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County ups permit fees for manure, livestock structures
Jene Eberle waits in the cab of his tractor as his manure spreader is filled between runs back and forth to a nearby field while working at McGuire and Sons Farm Inc., south of Monroe, Monday, April 7. (Times photo: Anthony Wahl)
MONROE - Permit fees for manure storage and livestock siting in Green County were increased to more closely reflect fees in neighboring counties.

Permit fees for manure storage and livestock siting were previously set at $25 per permit but increased to $500 for manure storage and $1,000 for livestock siting after the Green County Board approved the increases at its March 11 meeting. The increases apply to farms that have a large number of animals, anywhere from 500 to 999 animal units. A dairy cow counts for anywhere between one and 1.4 animal units.

Todd Jenson, county conservationist, said the old permit fees did not account for all the time and paperwork required for each permit issued. He said that in one particular case last year, Green County Land and Water Conservation had to shell out about $1,500 in clean-up fees alone for manure storage and livestock siting structures. Neighboring counties like Columbia charge $200 and Rock County charges $2,000 for manure storage, he added.

Jenson said the conservation department does not make any money off the permit increases. He said the process of siting areas for manure storage and livestock is time consuming. Soil investigations, land surveying, construction, design and alterations have to be analyzed. While the cost of construction falls on the private owner, Jenson said it can take anywhere from three days to three weeks to vet a site and give the go-ahead for construction. He said the low price for a permit has been a long-standing problem.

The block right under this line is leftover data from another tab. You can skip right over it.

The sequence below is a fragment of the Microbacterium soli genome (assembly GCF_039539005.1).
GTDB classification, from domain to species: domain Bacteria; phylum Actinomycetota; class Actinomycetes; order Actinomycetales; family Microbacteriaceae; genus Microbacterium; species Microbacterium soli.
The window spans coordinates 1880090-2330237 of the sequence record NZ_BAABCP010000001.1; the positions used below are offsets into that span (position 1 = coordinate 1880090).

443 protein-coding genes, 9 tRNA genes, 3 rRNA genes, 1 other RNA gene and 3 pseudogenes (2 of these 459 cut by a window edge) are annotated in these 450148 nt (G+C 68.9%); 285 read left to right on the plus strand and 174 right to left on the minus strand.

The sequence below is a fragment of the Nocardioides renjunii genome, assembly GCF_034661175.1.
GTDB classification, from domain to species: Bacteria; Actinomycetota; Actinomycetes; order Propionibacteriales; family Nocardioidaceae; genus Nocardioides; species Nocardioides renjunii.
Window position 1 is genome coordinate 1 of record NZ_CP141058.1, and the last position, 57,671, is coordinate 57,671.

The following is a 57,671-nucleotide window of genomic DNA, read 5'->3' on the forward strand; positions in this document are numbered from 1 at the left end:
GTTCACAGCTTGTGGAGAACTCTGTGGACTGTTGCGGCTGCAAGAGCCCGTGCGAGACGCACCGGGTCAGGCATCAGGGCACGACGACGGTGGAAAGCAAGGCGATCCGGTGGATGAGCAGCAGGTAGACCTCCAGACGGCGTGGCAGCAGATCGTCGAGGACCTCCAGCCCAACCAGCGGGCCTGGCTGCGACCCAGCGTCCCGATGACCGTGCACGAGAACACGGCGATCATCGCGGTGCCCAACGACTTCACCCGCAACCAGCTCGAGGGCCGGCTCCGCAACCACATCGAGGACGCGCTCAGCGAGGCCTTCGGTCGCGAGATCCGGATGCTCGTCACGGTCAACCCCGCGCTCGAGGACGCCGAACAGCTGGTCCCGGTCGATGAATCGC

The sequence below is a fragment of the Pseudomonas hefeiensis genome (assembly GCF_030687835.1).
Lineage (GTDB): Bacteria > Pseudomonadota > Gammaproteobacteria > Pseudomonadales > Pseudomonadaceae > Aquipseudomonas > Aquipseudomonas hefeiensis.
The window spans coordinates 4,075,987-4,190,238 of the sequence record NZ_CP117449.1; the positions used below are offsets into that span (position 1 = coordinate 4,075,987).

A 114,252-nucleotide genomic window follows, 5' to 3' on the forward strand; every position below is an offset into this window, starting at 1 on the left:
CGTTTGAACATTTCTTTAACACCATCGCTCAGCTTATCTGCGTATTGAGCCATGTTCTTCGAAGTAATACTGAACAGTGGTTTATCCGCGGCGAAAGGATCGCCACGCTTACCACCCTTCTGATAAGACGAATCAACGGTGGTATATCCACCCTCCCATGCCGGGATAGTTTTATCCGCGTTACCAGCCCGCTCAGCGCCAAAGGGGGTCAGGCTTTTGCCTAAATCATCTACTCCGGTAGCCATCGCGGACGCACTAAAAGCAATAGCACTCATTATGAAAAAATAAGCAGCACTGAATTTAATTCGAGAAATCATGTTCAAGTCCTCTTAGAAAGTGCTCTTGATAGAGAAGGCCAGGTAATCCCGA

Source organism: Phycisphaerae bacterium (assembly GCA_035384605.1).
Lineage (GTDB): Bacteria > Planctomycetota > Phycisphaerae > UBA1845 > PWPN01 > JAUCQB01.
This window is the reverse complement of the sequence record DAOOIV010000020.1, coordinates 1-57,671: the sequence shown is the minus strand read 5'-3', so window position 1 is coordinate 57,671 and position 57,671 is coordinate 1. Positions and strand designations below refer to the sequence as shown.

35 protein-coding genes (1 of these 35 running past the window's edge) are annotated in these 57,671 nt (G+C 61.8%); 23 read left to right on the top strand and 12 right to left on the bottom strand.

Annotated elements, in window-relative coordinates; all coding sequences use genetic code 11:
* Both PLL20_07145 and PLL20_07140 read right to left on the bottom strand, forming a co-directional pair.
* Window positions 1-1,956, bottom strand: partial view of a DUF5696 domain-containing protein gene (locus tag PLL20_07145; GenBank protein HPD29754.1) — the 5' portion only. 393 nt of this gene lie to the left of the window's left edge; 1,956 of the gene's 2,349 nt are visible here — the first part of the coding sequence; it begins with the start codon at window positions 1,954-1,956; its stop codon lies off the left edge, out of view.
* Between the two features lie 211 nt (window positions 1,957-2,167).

"We asked ourselves, "Why is it so low compared to other counties?'" he said. "Then we realized, this is really out of whack."

Tom McGuire of McGuire and Sons Farm Inc. said his farm put in a temporary manure storage unit last July. Of all their duties on the farm, he said that dealing with manure and manure storage is the most costly and takes the most time.

"We spent more in rebar and cement than anything, but we want to do it up to code," McGuire said.

The McGuires have about 380 milking cows and about 950 animals total. Tom's brother Dave McGuire said they will always comply with all codes required of them, but he said he was surprised by the increase in permit fees. Dave said he understands why it is important for manure storage to stay clear of wells and road systems.

"We live here, too," he said. "We drink the water."